Rumpelstilskin – What Does This Fairy Tale Really Mean?

Rumpelstilskin

Today we explore the deeper meaning of the fairy tale Rumpelstilskin according to the Brothers Grimm.

Storyline:
A miller claims of his beautiful daughter that she can spin straw into gold and wants to marry her off to the king. The king sends for the daughter and gives her the task of spinning a chamber full of straw into gold overnight, otherwise she must die. The miller’s daughter is desperate until a little man appears, offers her help in exchange for her collar and spins the straw into gold for her. On the second night the same thing happens again, this time for the price of a ring. The king then promises the girl marriage if she can spin another chamber full of straw into gold. This time the male demands her first child from the miller’s daughter, which she finally agrees too.

After the wedding and the birth of the first child, the male demands the promised reward. The miller’s daughter offers him all the riches of the kingdom, but the male demands her child. Softened by her tears, he gives her three days to guess his name. If she knows it on the third night, she will be allowed to keep the child. On the first night, the queen tries all the names she knows, but without success. On the second night, she tries unsuccessfully with names she has asked her subjects for. The next day she learns from a messenger that a little man lives in a small house far away, who dances and sings around a fire at night:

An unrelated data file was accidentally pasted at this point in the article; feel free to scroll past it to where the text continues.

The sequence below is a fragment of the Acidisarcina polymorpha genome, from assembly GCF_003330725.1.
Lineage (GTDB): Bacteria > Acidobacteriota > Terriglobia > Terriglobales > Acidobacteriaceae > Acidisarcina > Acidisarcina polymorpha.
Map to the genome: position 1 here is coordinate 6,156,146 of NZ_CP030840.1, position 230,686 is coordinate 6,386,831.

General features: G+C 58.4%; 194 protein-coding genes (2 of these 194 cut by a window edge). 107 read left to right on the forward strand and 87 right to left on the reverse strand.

Today I bake, tomorrow I brew,
the day after tomorrow I’ll fetch the queen’s child;
Oh, how good it is that no one knows
that my name is Rumpelstiltskin!

The queen first asks whether Rumpelstilzchen’s name is “Kunz” or “Hinz”, and only then gives the correct name that has been handed down. Thus she solves the riddle, and Rumpelstilzchen tears himself apart with rage with the words:

“The devil told you that!”

Robin’s interpretation:
It’s about someone who is something other than he or she pretends to be. In truth, this someone is something evil – in the oldest surviving version, after being unmasked, the person turns into a bat and flutters out through the open window into the night sky.

“Today I bake, tomorrow I brew, the day after tomorrow I fetch the child from the queen.” The ogre prepares a feast (presumably for trolls), with the child as the main course.

The fairy tale is a warning for children not to go with strangers.

Leave a Reply

Your email address will not be published. Required fields are marked *